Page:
- Ruth Holbrook of Paxton & Whitfield talks us through her process
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Listen and talk to your customers. They will often know what is going on in the local food scene and know about cheesemakers making new cheeses that you may not. This is something I’ve found out by working with our retail and restaurant trade customers. It really pays to have an open ear to help keep your cheese counter stocked with new/interesting cheeses! Also, talk to the cheesemakers that you work with as they may well be developing new cheeses that they’d like to talk to you about.
Who do you work with, other than customers and suppliers, that you can talk to and who you think may know if there are new cheeses out there? It’s amazing what people know and over the years I’ve found new cheeses via this channel that I would never have discovered.
Get out to food exhibitions, food festivals etc. and find out what is going on and talk to producers about what they are doing. Cheesemakers will often trial new cheeses at these types of events to get invaluable customer feedback.
There are great resources today that can help you locate and find out about new cheeses to stock. Trade magazines, consumer magazines, food blogs, Twitter, Instagram – there’s a lot of information out there. Remember to dip in and dip out of this to find out if it can help. We’ve used research recently as we were asked to source a vegan cheese by a trade customer.
Once you have your new cheeses you need to train the team who’ll be selling them. The flavour, how the cheese is made, where it’s made, who the cheesemaker is and what is unusual about it. Without this important step why bother getting in a new cheese? Get the team excited and knowledgeable about the cheese and they’ll sell it to your customers.
Your customers won’t know that you’ve got a new cheese on your counter unless you tell them that it’s there. Use point of sale on the cheese counter to show that the cheese is new, put the cheese ‘on taste’ in a prominent place (by the cash register is normally a good spot) so that customers can try it. You could even produce a leaflet to give to customers about the new cheese.
If you are a cheese counter/shop that supplies local restaurants with their cheese, then when you do your next selling visit take some of the new cheese with you to the chefs/teams you are talking to. Taste the cheese with them and talk about it. It’s something that I often do as chefs don’t have a lot of time to research new foods themselves and so rely on suppliers to suggest new products.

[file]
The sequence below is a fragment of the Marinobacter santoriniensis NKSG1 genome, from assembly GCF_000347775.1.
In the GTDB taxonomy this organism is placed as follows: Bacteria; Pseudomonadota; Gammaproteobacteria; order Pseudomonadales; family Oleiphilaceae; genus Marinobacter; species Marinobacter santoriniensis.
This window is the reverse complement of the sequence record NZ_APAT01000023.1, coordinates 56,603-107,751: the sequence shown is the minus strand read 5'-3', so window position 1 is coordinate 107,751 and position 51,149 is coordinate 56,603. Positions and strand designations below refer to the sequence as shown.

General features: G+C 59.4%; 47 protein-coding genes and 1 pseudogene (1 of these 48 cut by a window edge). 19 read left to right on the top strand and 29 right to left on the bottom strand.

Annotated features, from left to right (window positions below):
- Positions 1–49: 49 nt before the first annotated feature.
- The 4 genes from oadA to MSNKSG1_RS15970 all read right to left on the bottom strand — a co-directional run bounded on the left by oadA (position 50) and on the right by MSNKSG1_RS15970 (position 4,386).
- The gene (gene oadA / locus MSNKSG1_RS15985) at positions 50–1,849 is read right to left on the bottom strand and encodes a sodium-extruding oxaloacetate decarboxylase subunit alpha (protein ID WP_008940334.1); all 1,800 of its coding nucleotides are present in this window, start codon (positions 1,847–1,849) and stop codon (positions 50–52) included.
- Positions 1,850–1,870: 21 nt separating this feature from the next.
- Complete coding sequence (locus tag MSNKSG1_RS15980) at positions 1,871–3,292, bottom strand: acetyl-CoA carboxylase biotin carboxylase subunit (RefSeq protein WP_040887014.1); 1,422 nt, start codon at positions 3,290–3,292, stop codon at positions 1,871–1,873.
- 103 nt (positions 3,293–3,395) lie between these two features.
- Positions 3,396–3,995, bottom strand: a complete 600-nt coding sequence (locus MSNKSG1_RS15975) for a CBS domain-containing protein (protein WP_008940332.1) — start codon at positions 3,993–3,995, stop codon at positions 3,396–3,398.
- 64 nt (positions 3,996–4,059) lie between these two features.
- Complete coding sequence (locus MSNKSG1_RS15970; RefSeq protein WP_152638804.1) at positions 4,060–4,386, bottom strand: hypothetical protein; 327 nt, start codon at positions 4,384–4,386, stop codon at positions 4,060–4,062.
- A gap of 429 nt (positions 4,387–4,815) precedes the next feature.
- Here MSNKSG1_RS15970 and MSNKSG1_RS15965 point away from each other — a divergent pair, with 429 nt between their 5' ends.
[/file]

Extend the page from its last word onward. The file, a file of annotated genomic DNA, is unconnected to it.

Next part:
Use your company website, e-newsletters and social media channels to talk about the new cheeses you have. Customers love a story and if you can tell them about a new cheese through these channels that’s great. The wonderful thing about social media is that it is so immediate. We regularly use social media at Paxton & Whitfield to talk about new additions to our cheese range.
If you work with a PR consultant or have someone in-house that does this for you then get them to promote the cheese to relevant media to help you create awareness about the new products. You never know where this may lead. We work with an external PR agency and they’ve given us some really interesting opportunities over the years – including one where we were invited to talk on a local radio about new local cheeses that on of our shops had started to stock. If you have the budget you may want to think of advertising the new cheeses either in print format, online or even using Facebook ads.
Enjoy getting out there and looking for these cheeses and then, having got them, promoting them to your customers. If the current climate of the industry here in the UK is anything to go by today, you’ll find some great new cheeses to source, promote and then make them into your customers’ favourites – so start looking!
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19 October 2018Having won its lengthy legal battle with South Lanarkshire Council, cheesemaker Errington Cheese is to welcome members of the public to its farm on Great British Cheese Day (this Sunday, October 21st) to taste the first batch of Dunsyre Blue – made with organic raw milk sourced from sustainable East Ayrshire-based supplier, Mossgiel Farm
18 October 2018